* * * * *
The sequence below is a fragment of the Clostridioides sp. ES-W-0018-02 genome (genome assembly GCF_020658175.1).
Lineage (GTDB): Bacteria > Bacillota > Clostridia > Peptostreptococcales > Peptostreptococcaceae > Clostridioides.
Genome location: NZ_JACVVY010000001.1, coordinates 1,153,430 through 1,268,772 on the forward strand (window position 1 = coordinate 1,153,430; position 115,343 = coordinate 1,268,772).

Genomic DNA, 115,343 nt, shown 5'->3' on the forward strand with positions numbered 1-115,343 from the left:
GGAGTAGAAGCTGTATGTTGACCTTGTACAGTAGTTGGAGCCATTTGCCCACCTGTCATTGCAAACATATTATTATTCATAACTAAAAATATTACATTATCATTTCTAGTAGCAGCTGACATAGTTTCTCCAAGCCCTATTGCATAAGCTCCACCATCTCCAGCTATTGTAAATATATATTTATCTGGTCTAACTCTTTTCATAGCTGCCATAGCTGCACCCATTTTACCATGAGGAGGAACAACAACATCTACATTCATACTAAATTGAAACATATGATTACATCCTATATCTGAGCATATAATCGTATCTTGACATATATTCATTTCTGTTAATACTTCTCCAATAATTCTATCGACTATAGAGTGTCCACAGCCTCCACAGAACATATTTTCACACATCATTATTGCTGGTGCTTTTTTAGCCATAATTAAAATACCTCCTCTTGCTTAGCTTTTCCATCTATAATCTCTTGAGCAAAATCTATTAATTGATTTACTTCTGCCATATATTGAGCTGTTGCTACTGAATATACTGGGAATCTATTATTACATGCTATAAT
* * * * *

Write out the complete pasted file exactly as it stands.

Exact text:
The sequence below is a fragment of the Clostridioides sp. ES-W-0018-02 genome (genome assembly GCF_020658175.1).
Lineage (GTDB): Bacteria > Bacillota > Clostridia > Peptostreptococcales > Peptostreptococcaceae > Clostridioides.
Genome location: NZ_JACVVY010000001.1, coordinates 1,153,430 through 1,268,772 on the forward strand (window position 1 = coordinate 1,153,430; position 115,343 = coordinate 1,268,772).

Genomic DNA, 115,343 nt, shown 5'->3' on the forward strand with positions numbered 1-115,343 from the left:
GGAGTAGAAGCTGTATGTTGACCTTGTACAGTAGTTGGAGCCATTTGCCCACCTGTCATTGCAAACATATTATTATTCATAACTAAAAATATTACATTATCATTTCTAGTAGCAGCTGACATAGTTTCTCCAAGCCCTATTGCATAAGCTCCACCATCTCCAGCTATTGTAAATATATATTTATCTGGTCTAACTCTTTTCATAGCTGCCATAGCTGCACCCATTTTACCATGAGGAGGAACAACAACATCTACATTCATACTAAATTGAAACATATGATTACATCCTATATCTGAGCATATAATCGTATCTTGACATATATTCATTTCTGTTAATACTTCTCCAATAATTCTATCGACTATAGAGTGTCCACAGCCTCCACAGAACATATTTTCACACATCATTATTGCTGGTGCTTTTTTAGCCATAATTAAAATACCTCCTCTTGCTTAGCTTTTCCATCTATAATCTCTTGAGCAAAATCTATTAATTGATTTACTTCTGCCATATATTGAGCTGTTGCTACTGAATATACTGGGAATCTATTATTACATGCTATAAT